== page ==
6. Sunflowers – These bright happy blooms are the true signal that summer is HERE! Sunflowers come in tons of different shapes and sizes. One thing to keep in mind while shopping for your sunflower seeds is they can either come as single stem, or branching. A very nice line of single stem sunflowers is called “pro-cut” these are sterile varieties so you won’t be able to save seed from them, but by being sterile it means they won’t drop pollen as they sit in your vase or bouquet. This is something that is important to keep in mind especially if you are doing wedding work. These single stem varieties you will also need to succession sow if you want blooms all season long. This means that you plant your sunflowers, and then about a week later you’d want to start more seeds so they will come up and start blooming a week after your original started seeds. You would want to have succession sowings for the entire season if you want to stay in blooms using single stems. But if you don’t have the time and space to do succession sowing then you definitely will want to consider branching sunflowers! These can grow VERY large and will send blooms off of their center stem on shorter branches.
  7. Cosmos – An easy to grow from seed annual that will send up tons of small soft blooms all season. Cosmos can be direct sown into the ground after your danger of frost has passed and will begin to bloom quickly. They come in a variety of colors, commonly pinks oranges and whites but if you look you can also find shades of yellow purple and deep dark purple almost black! Their petals can be cupped, flat or curly doubles depending on the variety. The flowers are a little small so these will be nice fillers for those bigger focal flowers we talked about in the dahlia section.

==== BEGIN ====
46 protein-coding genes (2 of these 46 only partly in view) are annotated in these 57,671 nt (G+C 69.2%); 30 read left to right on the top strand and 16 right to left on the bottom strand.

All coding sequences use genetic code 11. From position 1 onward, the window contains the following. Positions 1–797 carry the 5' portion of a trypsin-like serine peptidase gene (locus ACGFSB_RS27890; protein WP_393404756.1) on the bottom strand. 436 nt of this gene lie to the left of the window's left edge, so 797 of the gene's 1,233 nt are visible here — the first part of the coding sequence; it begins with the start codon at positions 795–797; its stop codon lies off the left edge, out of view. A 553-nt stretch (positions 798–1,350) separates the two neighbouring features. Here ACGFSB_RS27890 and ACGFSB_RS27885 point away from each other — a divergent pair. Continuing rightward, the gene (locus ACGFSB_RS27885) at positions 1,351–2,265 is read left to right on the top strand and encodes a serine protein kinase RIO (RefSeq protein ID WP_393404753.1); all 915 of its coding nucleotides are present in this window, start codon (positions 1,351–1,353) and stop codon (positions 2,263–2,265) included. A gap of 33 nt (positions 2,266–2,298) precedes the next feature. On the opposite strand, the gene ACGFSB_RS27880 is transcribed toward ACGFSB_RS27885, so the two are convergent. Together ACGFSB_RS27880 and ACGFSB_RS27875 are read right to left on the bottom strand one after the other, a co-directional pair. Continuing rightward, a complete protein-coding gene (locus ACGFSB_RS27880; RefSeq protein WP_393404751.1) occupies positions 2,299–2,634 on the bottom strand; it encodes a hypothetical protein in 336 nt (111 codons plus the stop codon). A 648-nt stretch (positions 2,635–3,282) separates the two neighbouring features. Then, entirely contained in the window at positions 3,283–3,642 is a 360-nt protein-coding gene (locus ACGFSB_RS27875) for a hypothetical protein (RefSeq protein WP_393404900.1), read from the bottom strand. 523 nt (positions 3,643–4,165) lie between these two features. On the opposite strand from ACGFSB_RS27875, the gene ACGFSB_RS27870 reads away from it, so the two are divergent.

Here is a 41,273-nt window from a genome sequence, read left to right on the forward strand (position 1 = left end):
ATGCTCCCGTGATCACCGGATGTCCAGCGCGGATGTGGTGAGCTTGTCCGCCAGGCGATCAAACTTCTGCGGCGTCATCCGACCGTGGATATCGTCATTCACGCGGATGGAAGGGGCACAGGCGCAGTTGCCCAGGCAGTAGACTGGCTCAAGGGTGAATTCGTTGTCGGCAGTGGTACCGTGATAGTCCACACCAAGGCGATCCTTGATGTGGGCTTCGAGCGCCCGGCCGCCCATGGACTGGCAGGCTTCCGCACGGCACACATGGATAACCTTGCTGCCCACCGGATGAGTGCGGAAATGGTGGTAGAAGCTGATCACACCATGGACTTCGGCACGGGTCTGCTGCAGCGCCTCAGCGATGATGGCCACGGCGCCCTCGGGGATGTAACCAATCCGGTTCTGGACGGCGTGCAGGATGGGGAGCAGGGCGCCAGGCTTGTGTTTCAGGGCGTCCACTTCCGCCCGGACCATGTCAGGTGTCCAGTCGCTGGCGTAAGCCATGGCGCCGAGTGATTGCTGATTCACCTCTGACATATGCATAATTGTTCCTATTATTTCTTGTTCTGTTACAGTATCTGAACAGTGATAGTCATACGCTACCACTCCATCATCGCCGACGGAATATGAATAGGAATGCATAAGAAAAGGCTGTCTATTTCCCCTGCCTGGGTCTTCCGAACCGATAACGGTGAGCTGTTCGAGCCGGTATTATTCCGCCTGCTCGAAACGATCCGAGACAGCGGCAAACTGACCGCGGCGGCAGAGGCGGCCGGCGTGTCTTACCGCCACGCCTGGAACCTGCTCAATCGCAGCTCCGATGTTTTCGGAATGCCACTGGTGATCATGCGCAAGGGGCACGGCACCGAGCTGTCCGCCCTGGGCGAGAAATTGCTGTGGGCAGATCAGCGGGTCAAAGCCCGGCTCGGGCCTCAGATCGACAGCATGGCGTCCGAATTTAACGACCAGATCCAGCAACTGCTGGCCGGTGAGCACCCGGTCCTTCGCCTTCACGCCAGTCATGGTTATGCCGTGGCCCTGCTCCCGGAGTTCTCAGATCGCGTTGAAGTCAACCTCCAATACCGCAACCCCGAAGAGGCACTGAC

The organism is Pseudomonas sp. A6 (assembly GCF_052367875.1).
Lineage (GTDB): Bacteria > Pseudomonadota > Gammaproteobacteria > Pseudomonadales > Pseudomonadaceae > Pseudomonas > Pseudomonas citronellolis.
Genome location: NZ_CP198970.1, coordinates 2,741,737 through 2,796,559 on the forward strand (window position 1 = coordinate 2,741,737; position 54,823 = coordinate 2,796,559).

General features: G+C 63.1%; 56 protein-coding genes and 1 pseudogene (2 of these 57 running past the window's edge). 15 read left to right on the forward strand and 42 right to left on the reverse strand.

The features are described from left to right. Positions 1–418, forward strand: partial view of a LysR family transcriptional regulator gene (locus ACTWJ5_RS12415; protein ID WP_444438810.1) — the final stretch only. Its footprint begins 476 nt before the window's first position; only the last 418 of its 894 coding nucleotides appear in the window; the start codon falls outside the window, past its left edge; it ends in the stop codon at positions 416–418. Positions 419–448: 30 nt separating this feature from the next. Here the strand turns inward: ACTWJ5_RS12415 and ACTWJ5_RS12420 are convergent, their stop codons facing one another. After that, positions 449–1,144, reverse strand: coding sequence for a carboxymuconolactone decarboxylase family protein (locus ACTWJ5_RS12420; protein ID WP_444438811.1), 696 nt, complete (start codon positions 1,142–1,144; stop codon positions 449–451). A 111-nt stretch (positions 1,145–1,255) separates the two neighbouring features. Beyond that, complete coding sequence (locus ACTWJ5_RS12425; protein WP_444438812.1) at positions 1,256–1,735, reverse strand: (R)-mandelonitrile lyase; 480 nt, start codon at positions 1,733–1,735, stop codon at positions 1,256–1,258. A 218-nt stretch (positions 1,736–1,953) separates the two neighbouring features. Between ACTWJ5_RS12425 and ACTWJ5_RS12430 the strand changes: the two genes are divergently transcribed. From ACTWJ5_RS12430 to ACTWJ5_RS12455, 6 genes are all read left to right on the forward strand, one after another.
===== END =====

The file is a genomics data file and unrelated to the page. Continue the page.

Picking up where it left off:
8. Yarrow – This is a perennial that we are able to grow from seed! Most perennials that we grow from cut flower are easier to grow from bare root or potted plants but yarrow has the perfect magic secret sauce that enables it to grow easily from seed AND bloom its first year! The blooms come up in clusters of teeny tiny flowers in a variety of colors. We grew the “Colorado Mix” which gave us blooms in light pink, dark pink, white and yellow. The foliage of yarrow is light and ferny and also could be interesting in your bouquets as a filler. Double duty!
  9. Daffodils and Tulips – Bunched together because both are fall planted bulbs that both bloom in early spring! In our area Daffodils will often “naturalize” which means that they will not just come back year after year, but that the bulbs will propagate themselves and you will end up with clusters of blooms where you only planted one bulb originally. Daffodils can be a little more common if you plant straight yellow bulbs, but they also come in TONS of different shapes and colors ranging from all white to multi colored to pretty shades of peach and almost pink. Daffodils also can be single petaled or “doubles” where there are layers and layers of petals that many people who think they know daffodils might have never seen. Tulips have the same options to come in either singles or doubles, and also come in EVERY COLOR OF THE RAINBOW. Often tulips don’t reliably come back year after year, so many people who grow them as cut flowers will remove the bulb from the ground when taking the bloom to help the bloom stay fresh longer in a storage or shipping situation. Tulips can be a little more expensive up front than your daffodils but they can add a ton of colorful interest to an early spring bouquet just in time for mother’s day.